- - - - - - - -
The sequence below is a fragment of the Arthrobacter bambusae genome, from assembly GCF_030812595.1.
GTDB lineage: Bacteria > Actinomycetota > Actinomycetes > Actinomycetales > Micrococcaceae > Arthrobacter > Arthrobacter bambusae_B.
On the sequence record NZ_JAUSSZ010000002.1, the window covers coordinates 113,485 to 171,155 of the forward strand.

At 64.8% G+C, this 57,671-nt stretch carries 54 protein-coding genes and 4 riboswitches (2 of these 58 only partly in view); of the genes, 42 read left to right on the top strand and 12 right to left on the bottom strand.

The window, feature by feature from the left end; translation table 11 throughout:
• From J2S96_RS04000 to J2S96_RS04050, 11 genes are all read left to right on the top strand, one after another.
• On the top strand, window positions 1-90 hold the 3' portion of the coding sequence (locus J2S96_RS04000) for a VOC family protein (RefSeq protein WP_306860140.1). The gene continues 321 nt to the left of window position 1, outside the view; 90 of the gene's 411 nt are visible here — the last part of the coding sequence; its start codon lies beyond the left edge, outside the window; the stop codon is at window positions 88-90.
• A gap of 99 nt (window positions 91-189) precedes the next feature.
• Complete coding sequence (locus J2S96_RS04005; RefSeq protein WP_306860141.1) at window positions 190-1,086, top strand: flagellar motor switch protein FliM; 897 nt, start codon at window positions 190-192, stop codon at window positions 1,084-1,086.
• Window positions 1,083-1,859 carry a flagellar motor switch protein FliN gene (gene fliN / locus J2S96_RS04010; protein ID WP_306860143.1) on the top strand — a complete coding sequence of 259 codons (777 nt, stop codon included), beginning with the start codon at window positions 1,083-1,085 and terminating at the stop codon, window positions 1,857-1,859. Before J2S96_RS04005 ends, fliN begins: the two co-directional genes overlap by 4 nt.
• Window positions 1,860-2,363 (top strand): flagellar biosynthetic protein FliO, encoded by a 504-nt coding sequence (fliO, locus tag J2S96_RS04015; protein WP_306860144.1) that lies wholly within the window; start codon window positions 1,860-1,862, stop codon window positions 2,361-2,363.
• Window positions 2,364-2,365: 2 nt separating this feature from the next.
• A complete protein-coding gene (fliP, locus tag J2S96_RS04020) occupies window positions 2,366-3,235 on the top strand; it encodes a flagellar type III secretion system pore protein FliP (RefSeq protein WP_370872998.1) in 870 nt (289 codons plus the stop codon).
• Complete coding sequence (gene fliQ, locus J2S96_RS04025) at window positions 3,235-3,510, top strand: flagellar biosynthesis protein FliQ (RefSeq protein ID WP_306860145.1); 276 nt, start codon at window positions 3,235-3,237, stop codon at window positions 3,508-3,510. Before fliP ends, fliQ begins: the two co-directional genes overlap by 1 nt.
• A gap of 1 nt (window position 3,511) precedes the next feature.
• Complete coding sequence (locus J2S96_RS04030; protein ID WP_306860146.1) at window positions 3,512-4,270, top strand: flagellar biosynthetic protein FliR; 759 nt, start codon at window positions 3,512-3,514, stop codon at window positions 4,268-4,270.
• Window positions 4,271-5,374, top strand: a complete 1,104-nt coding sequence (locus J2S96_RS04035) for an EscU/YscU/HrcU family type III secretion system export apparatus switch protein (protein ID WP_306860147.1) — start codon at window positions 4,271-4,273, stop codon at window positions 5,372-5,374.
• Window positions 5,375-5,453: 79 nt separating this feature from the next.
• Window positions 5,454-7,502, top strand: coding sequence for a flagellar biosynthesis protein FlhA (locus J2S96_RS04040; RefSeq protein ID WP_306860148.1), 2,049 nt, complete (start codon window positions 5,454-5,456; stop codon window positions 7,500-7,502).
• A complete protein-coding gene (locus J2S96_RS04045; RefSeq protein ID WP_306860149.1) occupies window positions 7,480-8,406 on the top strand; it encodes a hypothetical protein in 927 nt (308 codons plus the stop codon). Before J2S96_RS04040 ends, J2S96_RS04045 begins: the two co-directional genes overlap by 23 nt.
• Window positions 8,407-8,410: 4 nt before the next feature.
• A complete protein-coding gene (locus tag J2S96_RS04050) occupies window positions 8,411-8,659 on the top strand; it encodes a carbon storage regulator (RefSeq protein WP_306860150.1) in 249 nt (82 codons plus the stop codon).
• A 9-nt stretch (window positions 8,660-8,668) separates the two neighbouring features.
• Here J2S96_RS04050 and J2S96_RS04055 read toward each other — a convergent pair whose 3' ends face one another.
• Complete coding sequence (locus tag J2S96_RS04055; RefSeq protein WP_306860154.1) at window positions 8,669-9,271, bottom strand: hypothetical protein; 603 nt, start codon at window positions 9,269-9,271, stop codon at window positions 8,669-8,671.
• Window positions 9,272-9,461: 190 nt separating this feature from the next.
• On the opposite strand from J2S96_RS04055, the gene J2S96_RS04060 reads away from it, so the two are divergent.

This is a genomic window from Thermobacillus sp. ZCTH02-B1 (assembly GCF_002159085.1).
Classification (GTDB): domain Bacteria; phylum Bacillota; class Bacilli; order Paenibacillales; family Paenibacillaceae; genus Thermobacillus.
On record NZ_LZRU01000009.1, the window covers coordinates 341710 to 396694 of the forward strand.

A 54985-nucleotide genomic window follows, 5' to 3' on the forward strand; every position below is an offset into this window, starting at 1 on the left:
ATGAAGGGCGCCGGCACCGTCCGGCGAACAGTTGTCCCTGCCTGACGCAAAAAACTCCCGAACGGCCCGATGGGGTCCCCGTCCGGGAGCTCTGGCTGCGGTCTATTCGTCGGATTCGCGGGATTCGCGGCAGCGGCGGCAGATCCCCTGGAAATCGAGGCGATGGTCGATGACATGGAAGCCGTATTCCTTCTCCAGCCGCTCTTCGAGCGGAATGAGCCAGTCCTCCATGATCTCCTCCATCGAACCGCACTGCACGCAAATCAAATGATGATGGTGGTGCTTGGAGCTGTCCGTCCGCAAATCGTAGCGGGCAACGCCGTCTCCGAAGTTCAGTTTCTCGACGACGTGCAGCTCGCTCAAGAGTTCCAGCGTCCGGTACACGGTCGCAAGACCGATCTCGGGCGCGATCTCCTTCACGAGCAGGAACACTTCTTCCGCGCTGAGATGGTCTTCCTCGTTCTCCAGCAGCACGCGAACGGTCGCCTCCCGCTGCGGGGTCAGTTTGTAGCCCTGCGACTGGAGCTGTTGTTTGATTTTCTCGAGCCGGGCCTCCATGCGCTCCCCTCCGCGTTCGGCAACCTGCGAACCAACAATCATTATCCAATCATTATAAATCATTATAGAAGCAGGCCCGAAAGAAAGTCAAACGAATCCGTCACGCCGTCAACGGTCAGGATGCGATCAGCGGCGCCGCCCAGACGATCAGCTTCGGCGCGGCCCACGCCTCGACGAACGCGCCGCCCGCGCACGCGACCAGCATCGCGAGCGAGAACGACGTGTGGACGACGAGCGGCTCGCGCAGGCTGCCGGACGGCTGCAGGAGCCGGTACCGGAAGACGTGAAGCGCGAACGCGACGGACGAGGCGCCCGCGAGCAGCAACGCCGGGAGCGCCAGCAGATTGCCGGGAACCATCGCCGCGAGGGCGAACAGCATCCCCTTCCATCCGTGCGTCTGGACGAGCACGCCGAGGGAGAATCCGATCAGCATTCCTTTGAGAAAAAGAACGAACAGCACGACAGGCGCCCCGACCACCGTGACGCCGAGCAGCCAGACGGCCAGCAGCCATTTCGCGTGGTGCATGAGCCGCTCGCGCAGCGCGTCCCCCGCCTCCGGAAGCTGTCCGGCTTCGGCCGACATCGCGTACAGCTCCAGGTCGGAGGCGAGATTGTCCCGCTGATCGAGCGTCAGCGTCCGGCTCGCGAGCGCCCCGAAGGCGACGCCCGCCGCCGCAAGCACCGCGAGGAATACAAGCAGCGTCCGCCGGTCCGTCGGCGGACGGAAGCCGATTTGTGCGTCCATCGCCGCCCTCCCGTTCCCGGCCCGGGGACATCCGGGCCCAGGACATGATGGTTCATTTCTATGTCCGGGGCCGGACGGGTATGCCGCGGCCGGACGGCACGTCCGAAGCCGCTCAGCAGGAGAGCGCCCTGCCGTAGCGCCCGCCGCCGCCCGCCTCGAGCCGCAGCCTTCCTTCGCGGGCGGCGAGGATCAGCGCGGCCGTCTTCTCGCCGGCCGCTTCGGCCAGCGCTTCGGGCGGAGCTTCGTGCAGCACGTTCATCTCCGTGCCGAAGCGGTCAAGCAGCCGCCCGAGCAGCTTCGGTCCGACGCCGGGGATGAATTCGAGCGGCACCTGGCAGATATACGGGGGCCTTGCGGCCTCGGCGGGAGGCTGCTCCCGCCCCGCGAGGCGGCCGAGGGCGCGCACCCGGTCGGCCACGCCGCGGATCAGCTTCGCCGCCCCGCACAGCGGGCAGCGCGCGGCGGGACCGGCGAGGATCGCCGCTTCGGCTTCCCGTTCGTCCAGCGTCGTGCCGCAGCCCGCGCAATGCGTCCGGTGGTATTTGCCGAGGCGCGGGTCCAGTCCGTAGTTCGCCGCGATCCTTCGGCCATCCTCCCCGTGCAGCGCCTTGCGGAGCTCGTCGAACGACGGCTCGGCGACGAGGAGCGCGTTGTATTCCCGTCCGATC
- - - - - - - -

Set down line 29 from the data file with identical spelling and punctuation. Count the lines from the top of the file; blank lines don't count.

Classification (GTDB): domain Bacteria; phylum Bacillota; class Bacilli; order Paenibacillales; family Paenibacillaceae; genus Thermobacillus.